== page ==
On our third day, we have spent the night close to Kirkjubæjarklaustur and the plan for the day was to get to Glacier Lagoon and Skaftafell. This was our route:
The night before we moved into our hotel, the hotel administrator gave us the map of the area and mentioned that there is a path right behind our room that leads up the mountain and opens a view on the area. He also said there would be a lake. This was enough to get us excited about going to the top of the mountain so this was the first thing we did when we woke up.
The lake that we saw also had a story related to it – it was a bathing spot of the nuns. According to the legend, when 3 nuns were bathing, one of them saw a gold glittering at the bottom of the lake and reached her hand for it. Apparently, she was never seen again.
After we took a stroll around the lake, we headed in the direction of Skaftafell – a wilderness area that is connected to glaciers Skaftafellsjökull and Svínafellsjökull. Skaftafell was one of our main destinations of the day, but on the way to it, we also came across beautiful small waterfalls.
Also, along the road, one can spot frequent pit stop areas where you can take a break from driving and enjoy magnificent views. In Iceland, we used to buy food from the groceries mostly and eat lunches in the car since restaurants can be pricey. Usually, we would enjoy the view of mountains in a pit stop when lunching.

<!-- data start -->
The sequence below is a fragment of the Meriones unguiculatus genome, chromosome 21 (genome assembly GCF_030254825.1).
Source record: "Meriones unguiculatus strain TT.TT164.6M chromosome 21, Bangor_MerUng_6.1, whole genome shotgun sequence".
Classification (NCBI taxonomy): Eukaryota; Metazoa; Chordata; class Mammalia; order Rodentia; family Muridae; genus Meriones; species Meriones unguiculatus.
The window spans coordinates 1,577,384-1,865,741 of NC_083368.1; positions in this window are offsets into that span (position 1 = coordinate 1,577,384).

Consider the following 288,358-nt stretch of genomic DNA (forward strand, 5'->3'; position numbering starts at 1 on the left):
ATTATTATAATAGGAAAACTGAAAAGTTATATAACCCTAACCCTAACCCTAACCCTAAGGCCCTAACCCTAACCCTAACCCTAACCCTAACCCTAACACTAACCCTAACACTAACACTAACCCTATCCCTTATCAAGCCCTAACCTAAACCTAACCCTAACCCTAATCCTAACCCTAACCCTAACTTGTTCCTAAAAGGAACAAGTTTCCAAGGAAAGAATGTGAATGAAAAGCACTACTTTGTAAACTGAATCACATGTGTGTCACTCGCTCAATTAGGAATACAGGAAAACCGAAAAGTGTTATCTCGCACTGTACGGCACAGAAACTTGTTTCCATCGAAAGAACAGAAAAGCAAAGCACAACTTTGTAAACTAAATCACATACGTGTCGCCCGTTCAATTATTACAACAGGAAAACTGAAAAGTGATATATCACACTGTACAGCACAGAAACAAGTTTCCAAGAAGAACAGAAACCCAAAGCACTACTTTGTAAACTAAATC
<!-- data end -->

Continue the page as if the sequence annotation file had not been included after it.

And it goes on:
Skaftafell is an area that is connected to glacier so there are plenty of activities that you can do ranging from going on a boat inside a glacier cave (can cost around 200USD), climbing a glacier or just taking a walk around to see Skaftafell waterfall. We opted for the latter option since we were not properly equipped for glacier climbing and we had other places on our list to visit during the day – we only could spend around 2 hours in Skaftafell. We took around an hour hike and the views were memorable.
The next stop on our list was a very anticipated event – visiting the Glacier Lagoon. There, the pieces of the ice break away from the glacier and float towards the ocean until they melt. The cubes of ice are so blue that it is hard to believe that the color is natural. You can also see seals diving in and out of the water among the ice – the Glacier Lagoon is a mesmerizing sight.
After Glacier Lagoon, we headed in the direction of Fjordhur which we could not get to since the road leading to it was under constructions and there is no way to walk around to get there. Nevertheless, we took advantages of the greenery surrounding the area.
We also met some elks on our way – I have never seen elks in their wild habitat so I was pretty excited about the sight.
As we drew closer to the east of Iceland and Egilsstadir where we planned to sleep over, the area got more and more hilly – we could see how mountains consisted of small rocks and how many of them flew right into the ocean after rolling from the top. The ocean and the mountains together made another fascinating view.
Aristotle once said that “in all things of nature, there is something marvellous”. In Iceland, I often felt like a tiny ant among the vastness of its mountains, hills and the ocean. I felt as if I was part of this beauty created by natural forces – one whole with the mountains, ocean and hills – and I thought it was marvellous.